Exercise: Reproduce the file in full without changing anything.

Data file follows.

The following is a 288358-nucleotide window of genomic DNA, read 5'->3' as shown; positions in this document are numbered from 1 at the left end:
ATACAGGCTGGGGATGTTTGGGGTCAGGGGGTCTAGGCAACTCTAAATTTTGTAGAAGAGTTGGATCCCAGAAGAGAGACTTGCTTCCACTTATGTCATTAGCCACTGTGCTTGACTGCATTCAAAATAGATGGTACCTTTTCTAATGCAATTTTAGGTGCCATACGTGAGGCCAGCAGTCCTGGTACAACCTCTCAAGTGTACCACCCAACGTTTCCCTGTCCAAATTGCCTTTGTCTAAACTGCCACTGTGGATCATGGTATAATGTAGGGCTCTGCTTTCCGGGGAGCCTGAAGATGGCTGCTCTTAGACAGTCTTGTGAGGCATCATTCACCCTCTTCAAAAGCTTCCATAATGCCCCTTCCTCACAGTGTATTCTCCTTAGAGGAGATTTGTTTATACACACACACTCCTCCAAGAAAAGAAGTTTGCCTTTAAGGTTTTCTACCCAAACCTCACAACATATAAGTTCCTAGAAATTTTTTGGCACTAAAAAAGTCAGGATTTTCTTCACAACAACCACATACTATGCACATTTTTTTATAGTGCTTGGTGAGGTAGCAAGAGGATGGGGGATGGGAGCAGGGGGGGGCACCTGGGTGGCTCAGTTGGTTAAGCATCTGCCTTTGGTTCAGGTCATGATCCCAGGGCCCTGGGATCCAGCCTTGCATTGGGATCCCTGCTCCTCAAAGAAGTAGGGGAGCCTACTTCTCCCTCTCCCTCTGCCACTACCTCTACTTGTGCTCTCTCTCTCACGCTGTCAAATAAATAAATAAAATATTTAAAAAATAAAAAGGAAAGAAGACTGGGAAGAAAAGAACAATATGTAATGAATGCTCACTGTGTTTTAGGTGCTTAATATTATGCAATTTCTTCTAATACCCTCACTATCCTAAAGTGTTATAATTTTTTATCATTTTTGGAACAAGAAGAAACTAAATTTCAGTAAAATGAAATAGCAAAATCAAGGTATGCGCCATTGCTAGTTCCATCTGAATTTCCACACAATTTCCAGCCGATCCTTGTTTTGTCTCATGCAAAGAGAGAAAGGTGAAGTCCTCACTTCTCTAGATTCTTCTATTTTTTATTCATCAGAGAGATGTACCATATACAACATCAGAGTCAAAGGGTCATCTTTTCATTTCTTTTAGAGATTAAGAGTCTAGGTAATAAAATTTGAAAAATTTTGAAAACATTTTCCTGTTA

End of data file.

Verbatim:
The following is a 288358-nucleotide window of genomic DNA, read 5'->3' as shown; positions in this document are numbered from 1 at the left end:
ATACAGGCTGGGGATGTTTGGGGTCAGGGGGTCTAGGCAACTCTAAATTTTGTAGAAGAGTTGGATCCCAGAAGAGAGACTTGCTTCCACTTATGTCATTAGCCACTGTGCTTGACTGCATTCAAAATAGATGGTACCTTTTCTAATGCAATTTTAGGTGCCATACGTGAGGCCAGCAGTCCTGGTACAACCTCTCAAGTGTACCACCCAACGTTTCCCTGTCCAAATTGCCTTTGTCTAAACTGCCACTGTGGATCATGGTATAATGTAGGGCTCTGCTTTCCGGGGAGCCTGAAGATGGCTGCTCTTAGACAGTCTTGTGAGGCATCATTCACCCTCTTCAAAAGCTTCCATAATGCCCCTTCCTCACAGTGTATTCTCCTTAGAGGAGATTTGTTTATACACACACACTCCTCCAAGAAAAGAAGTTTGCCTTTAAGGTTTTCTACCCAAACCTCACAACATATAAGTTCCTAGAAATTTTTTGGCACTAAAAAAGTCAGGATTTTCTTCACAACAACCACATACTATGCACATTTTTTTATAGTGCTTGGTGAGGTAGCAAGAGGATGGGGGATGGGAGCAGGGGGGGGCACCTGGGTGGCTCAGTTGGTTAAGCATCTGCCTTTGGTTCAGGTCATGATCCCAGGGCCCTGGGATCCAGCCTTGCATTGGGATCCCTGCTCCTCAAAGAAGTAGGGGAGCCTACTTCTCCCTCTCCCTCTGCCACTACCTCTACTTGTGCTCTCTCTCTCACGCTGTCAAATAAATAAATAAAATATTTAAAAAATAAAAAGGAAAGAAGACTGGGAAGAAAAGAACAATATGTAATGAATGCTCACTGTGTTTTAGGTGCTTAATATTATGCAATTTCTTCTAATACCCTCACTATCCTAAAGTGTTATAATTTTTTATCATTTTTGGAACAAGAAGAAACTAAATTTCAGTAAAATGAAATAGCAAAATCAAGGTATGCGCCATTGCTAGTTCCATCTGAATTTCCACACAATTTCCAGCCGATCCTTGTTTTGTCTCATGCAAAGAGAGAAAGGTGAAGTCCTCACTTCTCTAGATTCTTCTATTTTTTATTCATCAGAGAGATGTACCATATACAACATCAGAGTCAAAGGGTCATCTTTTCATTTCTTTTAGAGATTAAGAGTCTAGGTAATAAAATTTGAAAAATTTTGAAAACATTTTCCTGTTA